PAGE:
If you belong to you can buy the audio of this for only $3.95 instead of the $27.95. (It is the Daily Deal) The ghost of Antis just barked for you to grab this before Midnight!

    I listened to his adventures while I drove at 4 A.M. in blinding rain. I enjoyed it. Perhaps Antis was riding shotgun with me as he did his WWII master. :-)

  2. Laugh, cry and cheer, that's the best kind of story.

  3. Happy Whisk:
    At least you and I think so! :-)

    1. Yes, I love all of those things in a story. So fun. Happy 2015 :-)

  4. Been busy but hope you're having a great holiday, Roland.

  5. I really love your description of this book! I'm definitely getting it, though possibly in book form so I can pass it on to my Mom, who lived through the war.

    Sorry I haven't been stopping by. I was gone over Christmas and didn't have access to the internet (long story), and while it was nice to be unplugged for a while, I missed stopping by your blog.

  6. Hi Roland - what a great story ... it's amazing how many animals were around in WW1 - but hearing the story of Antis - sounds exactly as you say .. heart-rending at times, with joy ... definitely one to buy or listen to ...

    Glad Antis helped you pass the time in that driving rain ... cheers Hilary

  7. D.G.:
    This holiday weekend was more hectic than usual for me, too! Take care of yourself in all your caring for others, please. :-)

    I believe both you and your mother will fall in love with Antis and with his human Dad, Robert.

    I missed your visits, too. But I figured Christmas is a harsh mistress. Being unplugged from the internet was one of the banes of my home burning. Something about being forced to go internet-less instead of choosing it!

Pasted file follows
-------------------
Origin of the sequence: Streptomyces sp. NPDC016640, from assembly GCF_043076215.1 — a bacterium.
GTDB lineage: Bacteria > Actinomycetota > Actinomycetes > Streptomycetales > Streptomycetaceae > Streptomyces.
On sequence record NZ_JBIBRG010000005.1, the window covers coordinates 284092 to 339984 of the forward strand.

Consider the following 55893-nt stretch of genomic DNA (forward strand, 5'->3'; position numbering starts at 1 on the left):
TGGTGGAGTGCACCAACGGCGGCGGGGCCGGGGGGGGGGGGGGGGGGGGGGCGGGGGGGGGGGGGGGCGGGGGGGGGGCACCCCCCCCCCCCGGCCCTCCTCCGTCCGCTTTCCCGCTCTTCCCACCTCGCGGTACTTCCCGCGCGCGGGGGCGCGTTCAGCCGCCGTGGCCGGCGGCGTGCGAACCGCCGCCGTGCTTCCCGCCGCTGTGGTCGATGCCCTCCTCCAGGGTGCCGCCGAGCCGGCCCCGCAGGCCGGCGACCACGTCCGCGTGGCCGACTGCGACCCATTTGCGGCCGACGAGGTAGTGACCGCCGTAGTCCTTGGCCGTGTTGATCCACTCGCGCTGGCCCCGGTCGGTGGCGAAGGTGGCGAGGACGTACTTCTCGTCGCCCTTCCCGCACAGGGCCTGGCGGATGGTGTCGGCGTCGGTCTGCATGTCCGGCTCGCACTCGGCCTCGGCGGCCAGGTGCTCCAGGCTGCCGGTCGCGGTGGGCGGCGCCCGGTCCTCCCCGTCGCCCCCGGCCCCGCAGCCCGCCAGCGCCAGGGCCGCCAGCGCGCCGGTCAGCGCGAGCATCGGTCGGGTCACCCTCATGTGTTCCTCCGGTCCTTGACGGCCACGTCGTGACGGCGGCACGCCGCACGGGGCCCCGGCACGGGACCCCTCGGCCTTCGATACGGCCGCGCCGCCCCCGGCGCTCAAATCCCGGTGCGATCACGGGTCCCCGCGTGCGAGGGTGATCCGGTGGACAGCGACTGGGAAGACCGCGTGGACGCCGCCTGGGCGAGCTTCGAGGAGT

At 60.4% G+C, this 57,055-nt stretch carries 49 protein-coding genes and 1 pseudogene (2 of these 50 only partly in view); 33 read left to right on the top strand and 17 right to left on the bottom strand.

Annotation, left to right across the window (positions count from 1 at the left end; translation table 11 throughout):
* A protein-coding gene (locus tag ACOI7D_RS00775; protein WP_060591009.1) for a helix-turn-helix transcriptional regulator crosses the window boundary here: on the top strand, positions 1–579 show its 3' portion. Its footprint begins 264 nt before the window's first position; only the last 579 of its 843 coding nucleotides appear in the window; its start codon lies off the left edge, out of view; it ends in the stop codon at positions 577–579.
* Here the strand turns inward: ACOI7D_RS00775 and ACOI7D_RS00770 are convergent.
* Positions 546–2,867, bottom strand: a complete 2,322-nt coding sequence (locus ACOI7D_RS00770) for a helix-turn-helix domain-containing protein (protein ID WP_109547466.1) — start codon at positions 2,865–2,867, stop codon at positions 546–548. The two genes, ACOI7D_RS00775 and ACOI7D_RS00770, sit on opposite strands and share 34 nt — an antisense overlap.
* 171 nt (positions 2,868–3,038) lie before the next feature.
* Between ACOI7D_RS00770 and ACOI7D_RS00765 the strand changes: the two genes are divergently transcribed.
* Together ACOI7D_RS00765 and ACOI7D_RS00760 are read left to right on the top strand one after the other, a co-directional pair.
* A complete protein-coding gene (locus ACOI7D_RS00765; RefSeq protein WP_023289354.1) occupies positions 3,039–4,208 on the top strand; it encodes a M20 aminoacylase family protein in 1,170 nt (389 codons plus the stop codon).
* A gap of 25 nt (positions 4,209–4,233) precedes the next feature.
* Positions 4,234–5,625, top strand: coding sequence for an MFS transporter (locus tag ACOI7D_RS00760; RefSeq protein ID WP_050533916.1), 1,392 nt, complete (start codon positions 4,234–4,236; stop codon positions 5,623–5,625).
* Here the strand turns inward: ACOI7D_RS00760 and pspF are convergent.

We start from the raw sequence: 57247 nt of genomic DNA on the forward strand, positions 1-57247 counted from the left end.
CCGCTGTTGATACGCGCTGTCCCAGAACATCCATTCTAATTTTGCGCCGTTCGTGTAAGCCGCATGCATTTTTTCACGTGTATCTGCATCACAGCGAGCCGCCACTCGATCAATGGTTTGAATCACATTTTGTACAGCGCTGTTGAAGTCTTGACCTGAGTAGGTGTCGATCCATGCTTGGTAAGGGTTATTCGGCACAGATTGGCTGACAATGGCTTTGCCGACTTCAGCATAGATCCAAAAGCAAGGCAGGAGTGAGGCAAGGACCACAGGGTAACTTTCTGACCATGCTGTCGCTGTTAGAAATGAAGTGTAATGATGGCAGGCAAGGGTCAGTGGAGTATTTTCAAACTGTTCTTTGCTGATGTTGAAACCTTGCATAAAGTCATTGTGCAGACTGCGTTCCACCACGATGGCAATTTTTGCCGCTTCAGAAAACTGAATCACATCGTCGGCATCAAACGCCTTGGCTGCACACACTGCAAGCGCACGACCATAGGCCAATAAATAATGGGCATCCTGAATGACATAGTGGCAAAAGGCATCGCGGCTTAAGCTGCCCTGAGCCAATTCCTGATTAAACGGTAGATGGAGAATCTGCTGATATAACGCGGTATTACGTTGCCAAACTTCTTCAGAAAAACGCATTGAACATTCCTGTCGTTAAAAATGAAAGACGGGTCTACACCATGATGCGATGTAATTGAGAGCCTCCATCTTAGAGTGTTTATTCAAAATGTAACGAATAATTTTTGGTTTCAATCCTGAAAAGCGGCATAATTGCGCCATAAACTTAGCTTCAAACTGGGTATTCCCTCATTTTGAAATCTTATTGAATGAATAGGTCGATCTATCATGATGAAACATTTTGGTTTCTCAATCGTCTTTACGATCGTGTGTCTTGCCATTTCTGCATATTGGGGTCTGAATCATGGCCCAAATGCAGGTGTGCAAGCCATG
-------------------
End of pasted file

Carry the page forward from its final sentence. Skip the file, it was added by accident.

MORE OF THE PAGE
May your days be calmer now. Happy New Year!

    What made Antis so at risk in England during WWII was that due to rationing, one hundred thousand personal pets had to be put down by order of law.

    For Robert it was maddening to think that Antis, after having survived Nazi bullets, anti-aircraft shells, burning buildings, being buried alive by a dropped bomb -- and saving countless lives ferreting out buried bomb victims and giving advance warning for German bombers -- Antis would be killed by the very government for which he fought.

    Antis did make for a good traveling companion!

    I hope your last week of 2014 is great and your 2015 is even better!! Roland

  8. Thanks for letting me know about Antis. I will bookmark this so I will remember the name of the book and get it later. I am reading S finally. The book is creepy, the notes fun to read, the suspense is building, but I am only on chapter 3 so it will take a while. I don't have time to visit blogs much for the rest of this year. Happy New Year, my friend. I am grateful for your friendship.

  9. INGER:
    Your friendship has been one of the better things of 2014 for me. I hope the friend who I gave S to is appreciating it.

    Your visits here are always welcome! Have a much better 2015!